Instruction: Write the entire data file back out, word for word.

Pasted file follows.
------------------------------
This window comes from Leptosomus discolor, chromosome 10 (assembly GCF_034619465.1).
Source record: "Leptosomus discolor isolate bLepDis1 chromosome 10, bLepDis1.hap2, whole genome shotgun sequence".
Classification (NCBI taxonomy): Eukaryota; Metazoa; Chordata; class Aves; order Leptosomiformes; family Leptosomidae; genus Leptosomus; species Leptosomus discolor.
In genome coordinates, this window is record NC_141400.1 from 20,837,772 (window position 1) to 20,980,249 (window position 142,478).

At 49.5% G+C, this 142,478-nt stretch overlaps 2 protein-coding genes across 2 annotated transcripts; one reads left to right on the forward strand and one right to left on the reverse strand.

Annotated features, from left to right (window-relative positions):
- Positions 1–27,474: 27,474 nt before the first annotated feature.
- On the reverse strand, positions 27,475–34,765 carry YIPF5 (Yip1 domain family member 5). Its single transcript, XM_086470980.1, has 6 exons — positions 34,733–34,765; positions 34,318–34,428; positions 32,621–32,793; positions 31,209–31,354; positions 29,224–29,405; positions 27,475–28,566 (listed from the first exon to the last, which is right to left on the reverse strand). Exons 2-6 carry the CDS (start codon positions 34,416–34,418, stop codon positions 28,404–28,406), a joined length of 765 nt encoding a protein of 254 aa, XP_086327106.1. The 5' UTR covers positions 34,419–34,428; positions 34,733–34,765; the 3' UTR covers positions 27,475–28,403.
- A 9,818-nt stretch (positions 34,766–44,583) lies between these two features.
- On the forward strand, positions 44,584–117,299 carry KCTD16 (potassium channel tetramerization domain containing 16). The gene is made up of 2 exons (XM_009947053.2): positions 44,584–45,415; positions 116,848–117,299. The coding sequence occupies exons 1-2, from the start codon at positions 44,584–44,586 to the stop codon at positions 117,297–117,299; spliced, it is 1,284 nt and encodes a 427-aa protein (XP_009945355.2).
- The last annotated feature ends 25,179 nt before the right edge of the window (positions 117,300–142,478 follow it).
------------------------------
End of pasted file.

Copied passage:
This window comes from Leptosomus discolor, chromosome 10 (assembly GCF_034619465.1).
Source record: "Leptosomus discolor isolate bLepDis1 chromosome 10, bLepDis1.hap2, whole genome shotgun sequence".
Classification (NCBI taxonomy): Eukaryota; Metazoa; Chordata; class Aves; order Leptosomiformes; family Leptosomidae; genus Leptosomus; species Leptosomus discolor.
In genome coordinates, this window is record NC_141400.1 from 20,837,772 (window position 1) to 20,980,249 (window position 142,478).

At 49.5% G+C, this 142,478-nt stretch overlaps 2 protein-coding genes across 2 annotated transcripts; one reads left to right on the forward strand and one right to left on the reverse strand.

Annotated features, from left to right (window-relative positions):
- Positions 1–27,474: 27,474 nt before the first annotated feature.
- On the reverse strand, positions 27,475–34,765 carry YIPF5 (Yip1 domain family member 5). Its single transcript, XM_086470980.1, has 6 exons — positions 34,733–34,765; positions 34,318–34,428; positions 32,621–32,793; positions 31,209–31,354; positions 29,224–29,405; positions 27,475–28,566 (listed from the first exon to the last, which is right to left on the reverse strand). Exons 2-6 carry the CDS (start codon positions 34,416–34,418, stop codon positions 28,404–28,406), a joined length of 765 nt encoding a protein of 254 aa, XP_086327106.1. The 5' UTR covers positions 34,419–34,428; positions 34,733–34,765; the 3' UTR covers positions 27,475–28,403.
- A 9,818-nt stretch (positions 34,766–44,583) lies between these two features.
- On the forward strand, positions 44,584–117,299 carry KCTD16 (potassium channel tetramerization domain containing 16). The gene is made up of 2 exons (XM_009947053.2): positions 44,584–45,415; positions 116,848–117,299. The coding sequence occupies exons 1-2, from the start codon at positions 44,584–44,586 to the stop codon at positions 117,297–117,299; spliced, it is 1,284 nt and encodes a 427-aa protein (XP_009945355.2).
- The last annotated feature ends 25,179 nt before the right edge of the window (positions 117,300–142,478 follow it).